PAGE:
6. Know the store.
This one’s a bit self-explanatory. Some employers might equip you with walkie talkies or radios, in which case you can always call and ask for guidance, but it’s a lot simpler to know the general layout of the store and your specific areas in further detail. I like to know where certain brands are kept in the misses department, as well as where the bathrooms and checkout lines are, and the general locations of other departments (shoes, men’s clothing, etc). It makes things run much more smoothly, and there’s no unnecessary panic when a hurried customer needs to buy a last minute birthday gift but can’t find the item.
7. Don’t let your friends come into the store to visit you.
I know, I know, it’s tempting to invite your friends to crash your shift. But steer clear — it can come across as unprofessional, distract from actual customers and could cost you seriously in the long run. On that note...
8. Be professional.
Ever heard the saying “the customer is always right?” Forget that. It’s a blatant lie. Customers rarely know better than someone who’s paid to know the store like the back of their hand, but most think they do, and that’s the important bit. Be polite and courteous, even if it feels painful. For one, you don’t want to escalate an already unpleasant conversation; two, as an employee, you’re paid to stay in the store, the customer is free to leave at any time. Upset a customer and you may just lose their business, which could really tick off management, who rely on sales and credit cards to maintain their salaries.
9. Leave your problems at the door.
You might’ve had a bad day. You might’ve had a really bad day. But that doesn’t mean that the rest of the store needs to know about it. It’s definitely too much to ask for anyone to be Susie Sunshine all the time, but try to be polite and civil to your coworkers and customers. They probably aren’t responsible for whatever’s irking you, but they could definitely add to your load if you take it out on them. Plus, they’re paid to manage the store, not act as your own personal therapist. Focus on your work while you’re at work. Whatever’s bothering you will still be there after your shift. If not, it wasn’t worth the fuss anyhow.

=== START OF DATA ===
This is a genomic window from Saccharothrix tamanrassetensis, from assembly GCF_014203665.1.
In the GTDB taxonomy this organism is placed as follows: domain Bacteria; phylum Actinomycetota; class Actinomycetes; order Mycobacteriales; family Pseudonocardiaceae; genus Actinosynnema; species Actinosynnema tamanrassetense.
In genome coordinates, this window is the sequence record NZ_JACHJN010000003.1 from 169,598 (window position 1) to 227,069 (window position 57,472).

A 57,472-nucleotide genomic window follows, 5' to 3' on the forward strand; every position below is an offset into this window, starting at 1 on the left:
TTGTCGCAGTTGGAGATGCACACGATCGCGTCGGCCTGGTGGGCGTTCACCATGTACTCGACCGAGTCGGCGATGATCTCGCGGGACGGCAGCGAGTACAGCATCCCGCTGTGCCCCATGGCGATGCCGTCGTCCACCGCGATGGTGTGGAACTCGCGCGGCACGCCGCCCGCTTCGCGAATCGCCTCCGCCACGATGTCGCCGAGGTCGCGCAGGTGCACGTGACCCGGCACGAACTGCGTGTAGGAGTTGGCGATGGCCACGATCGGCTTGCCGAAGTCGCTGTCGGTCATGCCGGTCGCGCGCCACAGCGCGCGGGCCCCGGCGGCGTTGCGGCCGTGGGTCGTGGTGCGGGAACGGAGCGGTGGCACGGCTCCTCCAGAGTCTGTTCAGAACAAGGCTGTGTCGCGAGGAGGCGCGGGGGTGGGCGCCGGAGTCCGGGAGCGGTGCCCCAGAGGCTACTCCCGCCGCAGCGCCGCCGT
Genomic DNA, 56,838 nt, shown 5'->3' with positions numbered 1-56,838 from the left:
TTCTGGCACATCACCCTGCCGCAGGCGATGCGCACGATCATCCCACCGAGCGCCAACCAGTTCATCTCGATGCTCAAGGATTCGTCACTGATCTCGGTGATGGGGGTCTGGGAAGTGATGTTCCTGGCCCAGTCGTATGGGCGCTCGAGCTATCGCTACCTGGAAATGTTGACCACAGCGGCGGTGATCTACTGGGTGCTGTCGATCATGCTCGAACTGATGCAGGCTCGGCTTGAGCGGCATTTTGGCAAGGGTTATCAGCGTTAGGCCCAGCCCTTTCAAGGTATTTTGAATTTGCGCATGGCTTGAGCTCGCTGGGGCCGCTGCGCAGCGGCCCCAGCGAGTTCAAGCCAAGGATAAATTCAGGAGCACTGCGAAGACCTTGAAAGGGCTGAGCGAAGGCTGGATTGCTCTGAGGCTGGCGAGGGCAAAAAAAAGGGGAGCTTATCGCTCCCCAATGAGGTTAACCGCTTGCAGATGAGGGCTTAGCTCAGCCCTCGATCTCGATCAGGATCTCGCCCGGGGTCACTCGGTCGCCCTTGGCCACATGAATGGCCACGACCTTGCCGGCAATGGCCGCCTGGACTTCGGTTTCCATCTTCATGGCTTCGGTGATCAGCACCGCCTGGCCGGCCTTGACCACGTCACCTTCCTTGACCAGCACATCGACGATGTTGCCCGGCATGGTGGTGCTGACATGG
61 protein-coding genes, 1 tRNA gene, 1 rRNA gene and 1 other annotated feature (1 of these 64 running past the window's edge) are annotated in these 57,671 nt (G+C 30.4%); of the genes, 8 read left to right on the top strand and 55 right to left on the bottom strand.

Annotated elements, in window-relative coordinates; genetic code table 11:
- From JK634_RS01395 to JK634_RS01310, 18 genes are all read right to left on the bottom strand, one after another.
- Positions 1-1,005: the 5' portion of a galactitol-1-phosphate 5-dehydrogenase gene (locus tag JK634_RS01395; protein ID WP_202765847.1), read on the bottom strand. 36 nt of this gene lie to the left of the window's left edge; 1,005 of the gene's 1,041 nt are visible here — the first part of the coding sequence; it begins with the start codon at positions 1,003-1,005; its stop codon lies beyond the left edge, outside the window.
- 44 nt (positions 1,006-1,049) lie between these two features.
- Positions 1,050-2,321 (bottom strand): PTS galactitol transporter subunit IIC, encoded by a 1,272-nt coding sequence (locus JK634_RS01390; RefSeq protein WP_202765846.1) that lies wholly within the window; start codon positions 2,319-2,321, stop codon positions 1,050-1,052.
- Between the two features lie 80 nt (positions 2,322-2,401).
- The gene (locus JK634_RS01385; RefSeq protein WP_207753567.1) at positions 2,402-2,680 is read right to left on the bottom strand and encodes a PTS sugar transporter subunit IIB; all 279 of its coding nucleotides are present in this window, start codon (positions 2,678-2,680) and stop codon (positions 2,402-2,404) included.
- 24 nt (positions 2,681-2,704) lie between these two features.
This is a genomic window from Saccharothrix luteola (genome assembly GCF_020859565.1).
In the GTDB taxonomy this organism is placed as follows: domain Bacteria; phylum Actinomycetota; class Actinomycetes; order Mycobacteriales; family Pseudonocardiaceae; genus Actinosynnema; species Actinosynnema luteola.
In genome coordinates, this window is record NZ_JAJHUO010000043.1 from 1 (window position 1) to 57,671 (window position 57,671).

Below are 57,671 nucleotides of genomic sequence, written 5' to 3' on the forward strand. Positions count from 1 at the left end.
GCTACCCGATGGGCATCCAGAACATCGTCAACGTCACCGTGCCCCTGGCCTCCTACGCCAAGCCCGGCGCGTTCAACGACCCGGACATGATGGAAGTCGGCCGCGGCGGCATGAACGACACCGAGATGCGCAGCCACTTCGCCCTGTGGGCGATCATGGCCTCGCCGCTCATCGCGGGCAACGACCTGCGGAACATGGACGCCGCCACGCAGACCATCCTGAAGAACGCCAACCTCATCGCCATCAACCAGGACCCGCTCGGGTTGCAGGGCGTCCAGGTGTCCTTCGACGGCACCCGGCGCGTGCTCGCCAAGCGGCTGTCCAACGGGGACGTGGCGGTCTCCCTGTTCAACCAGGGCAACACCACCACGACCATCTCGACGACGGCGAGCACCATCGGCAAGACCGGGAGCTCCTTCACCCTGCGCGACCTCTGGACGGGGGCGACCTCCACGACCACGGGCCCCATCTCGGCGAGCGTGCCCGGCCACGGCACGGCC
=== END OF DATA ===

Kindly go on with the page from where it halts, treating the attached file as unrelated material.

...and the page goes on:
10. If you see something, say something.
This last one’s a big one. The reason your salary is competitive is that anti-theft measures work. At risk of sounding like too much of a narc, it’s important that if you see some suspicious behavior, you find a way to alert a higher up. This could save the store a lot of time and money, and oftentimes employees who report thefts are rewarded financially. It doesn’t matter how small or insignificant it might seem — a simple tip could mean the difference between raises all-around and being laid off because the store isn’t feasible. Yikes.
Fresh U wishes you the best of luck with your retail jobs this summer!
Lead Image Credit: Pixabay